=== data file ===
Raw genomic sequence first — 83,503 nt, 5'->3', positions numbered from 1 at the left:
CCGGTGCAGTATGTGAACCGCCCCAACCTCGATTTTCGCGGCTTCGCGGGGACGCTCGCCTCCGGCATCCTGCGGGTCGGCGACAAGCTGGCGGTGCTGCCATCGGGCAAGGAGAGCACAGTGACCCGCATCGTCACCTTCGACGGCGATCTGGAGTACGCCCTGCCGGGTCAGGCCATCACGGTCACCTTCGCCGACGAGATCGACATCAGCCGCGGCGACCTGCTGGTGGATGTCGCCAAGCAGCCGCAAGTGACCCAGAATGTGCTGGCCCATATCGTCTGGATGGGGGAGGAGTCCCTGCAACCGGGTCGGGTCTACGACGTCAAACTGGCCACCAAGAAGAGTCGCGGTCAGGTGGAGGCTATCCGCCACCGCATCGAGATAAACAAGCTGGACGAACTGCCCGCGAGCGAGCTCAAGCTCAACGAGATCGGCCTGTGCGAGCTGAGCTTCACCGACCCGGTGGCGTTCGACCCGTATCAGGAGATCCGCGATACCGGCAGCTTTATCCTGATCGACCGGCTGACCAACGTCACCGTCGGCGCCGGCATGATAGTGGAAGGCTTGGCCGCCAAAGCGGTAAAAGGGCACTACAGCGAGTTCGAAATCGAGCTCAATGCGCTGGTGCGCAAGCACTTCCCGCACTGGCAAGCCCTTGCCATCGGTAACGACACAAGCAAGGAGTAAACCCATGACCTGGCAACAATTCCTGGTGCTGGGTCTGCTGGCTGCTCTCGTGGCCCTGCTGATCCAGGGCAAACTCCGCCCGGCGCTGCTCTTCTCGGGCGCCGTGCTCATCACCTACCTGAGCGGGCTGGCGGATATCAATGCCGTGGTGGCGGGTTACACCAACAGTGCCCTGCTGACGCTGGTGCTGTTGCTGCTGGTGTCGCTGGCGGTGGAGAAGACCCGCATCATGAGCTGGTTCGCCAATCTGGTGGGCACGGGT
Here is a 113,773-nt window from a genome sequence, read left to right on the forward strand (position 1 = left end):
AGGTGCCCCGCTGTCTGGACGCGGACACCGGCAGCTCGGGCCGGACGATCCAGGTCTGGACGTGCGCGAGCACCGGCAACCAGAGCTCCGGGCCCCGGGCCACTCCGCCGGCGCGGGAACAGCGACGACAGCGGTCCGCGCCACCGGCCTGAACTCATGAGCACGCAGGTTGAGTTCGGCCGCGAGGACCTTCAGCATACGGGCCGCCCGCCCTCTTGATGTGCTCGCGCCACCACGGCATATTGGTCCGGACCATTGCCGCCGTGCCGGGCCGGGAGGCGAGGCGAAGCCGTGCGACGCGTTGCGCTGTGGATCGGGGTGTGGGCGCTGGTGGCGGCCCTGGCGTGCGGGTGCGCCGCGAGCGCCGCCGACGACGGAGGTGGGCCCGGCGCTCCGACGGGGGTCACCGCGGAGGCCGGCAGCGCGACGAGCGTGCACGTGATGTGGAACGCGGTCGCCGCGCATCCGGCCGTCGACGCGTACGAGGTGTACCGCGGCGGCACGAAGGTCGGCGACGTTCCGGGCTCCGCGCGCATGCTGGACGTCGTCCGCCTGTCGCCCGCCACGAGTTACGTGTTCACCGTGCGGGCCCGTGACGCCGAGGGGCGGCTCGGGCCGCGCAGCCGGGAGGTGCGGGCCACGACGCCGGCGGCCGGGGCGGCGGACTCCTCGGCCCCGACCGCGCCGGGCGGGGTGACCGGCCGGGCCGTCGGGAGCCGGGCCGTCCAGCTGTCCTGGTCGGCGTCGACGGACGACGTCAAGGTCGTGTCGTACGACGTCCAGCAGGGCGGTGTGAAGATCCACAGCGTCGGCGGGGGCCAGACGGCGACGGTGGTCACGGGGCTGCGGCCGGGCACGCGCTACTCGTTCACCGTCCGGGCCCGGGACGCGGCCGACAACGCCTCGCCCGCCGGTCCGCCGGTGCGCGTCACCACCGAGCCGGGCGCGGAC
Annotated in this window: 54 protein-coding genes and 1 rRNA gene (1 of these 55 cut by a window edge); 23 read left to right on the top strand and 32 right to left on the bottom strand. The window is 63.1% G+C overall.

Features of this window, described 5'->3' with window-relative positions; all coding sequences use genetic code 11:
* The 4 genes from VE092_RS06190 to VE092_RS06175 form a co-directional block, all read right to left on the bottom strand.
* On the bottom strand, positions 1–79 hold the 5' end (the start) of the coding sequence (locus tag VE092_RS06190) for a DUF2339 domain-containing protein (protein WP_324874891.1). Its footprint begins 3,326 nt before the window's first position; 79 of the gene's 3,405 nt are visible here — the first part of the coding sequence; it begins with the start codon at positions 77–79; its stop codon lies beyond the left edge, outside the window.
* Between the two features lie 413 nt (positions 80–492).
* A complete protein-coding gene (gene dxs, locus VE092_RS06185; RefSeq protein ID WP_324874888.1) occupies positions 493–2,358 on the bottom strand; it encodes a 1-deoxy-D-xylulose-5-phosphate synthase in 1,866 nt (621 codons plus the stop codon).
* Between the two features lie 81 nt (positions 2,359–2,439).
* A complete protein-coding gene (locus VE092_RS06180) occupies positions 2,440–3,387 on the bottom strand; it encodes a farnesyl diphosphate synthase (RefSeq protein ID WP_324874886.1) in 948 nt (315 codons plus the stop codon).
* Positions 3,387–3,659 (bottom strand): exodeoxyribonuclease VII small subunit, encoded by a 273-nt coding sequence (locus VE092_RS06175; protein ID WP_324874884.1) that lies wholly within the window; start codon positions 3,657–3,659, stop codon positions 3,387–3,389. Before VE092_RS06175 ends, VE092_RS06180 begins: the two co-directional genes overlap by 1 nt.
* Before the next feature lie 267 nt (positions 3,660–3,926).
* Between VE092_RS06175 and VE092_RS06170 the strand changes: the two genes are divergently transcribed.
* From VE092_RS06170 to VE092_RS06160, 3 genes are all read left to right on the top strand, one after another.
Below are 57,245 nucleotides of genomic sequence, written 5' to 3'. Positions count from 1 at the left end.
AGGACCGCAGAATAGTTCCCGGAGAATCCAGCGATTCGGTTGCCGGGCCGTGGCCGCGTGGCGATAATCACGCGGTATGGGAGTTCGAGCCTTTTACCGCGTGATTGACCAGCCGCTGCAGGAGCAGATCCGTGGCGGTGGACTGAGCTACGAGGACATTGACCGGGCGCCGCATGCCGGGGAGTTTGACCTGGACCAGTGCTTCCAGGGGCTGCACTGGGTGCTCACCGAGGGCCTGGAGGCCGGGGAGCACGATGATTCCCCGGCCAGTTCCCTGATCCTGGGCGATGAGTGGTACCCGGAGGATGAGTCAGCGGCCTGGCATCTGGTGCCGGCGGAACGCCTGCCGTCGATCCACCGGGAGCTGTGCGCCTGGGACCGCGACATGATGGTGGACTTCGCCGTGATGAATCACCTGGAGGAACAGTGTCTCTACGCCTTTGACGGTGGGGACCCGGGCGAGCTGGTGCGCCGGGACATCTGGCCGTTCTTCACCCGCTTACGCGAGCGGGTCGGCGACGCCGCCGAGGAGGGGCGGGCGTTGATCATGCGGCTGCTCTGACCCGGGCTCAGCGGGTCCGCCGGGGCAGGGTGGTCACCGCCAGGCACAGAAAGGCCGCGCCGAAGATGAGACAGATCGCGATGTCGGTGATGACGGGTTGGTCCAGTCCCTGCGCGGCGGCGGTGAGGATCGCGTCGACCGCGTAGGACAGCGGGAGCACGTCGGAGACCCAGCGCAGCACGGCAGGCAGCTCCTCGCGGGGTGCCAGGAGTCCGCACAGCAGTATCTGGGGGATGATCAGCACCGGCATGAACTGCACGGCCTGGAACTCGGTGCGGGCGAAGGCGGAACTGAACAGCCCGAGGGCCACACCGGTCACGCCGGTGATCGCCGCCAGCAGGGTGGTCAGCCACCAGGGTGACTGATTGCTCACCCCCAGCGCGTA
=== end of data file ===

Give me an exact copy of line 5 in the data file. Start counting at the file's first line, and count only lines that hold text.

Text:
Annotated in this window: 54 protein-coding genes and 1 rRNA gene (1 of these 55 cut by a window edge); 23 read left to right on the top strand and 32 right to left on the bottom strand. The window is 63.1% G+C overall.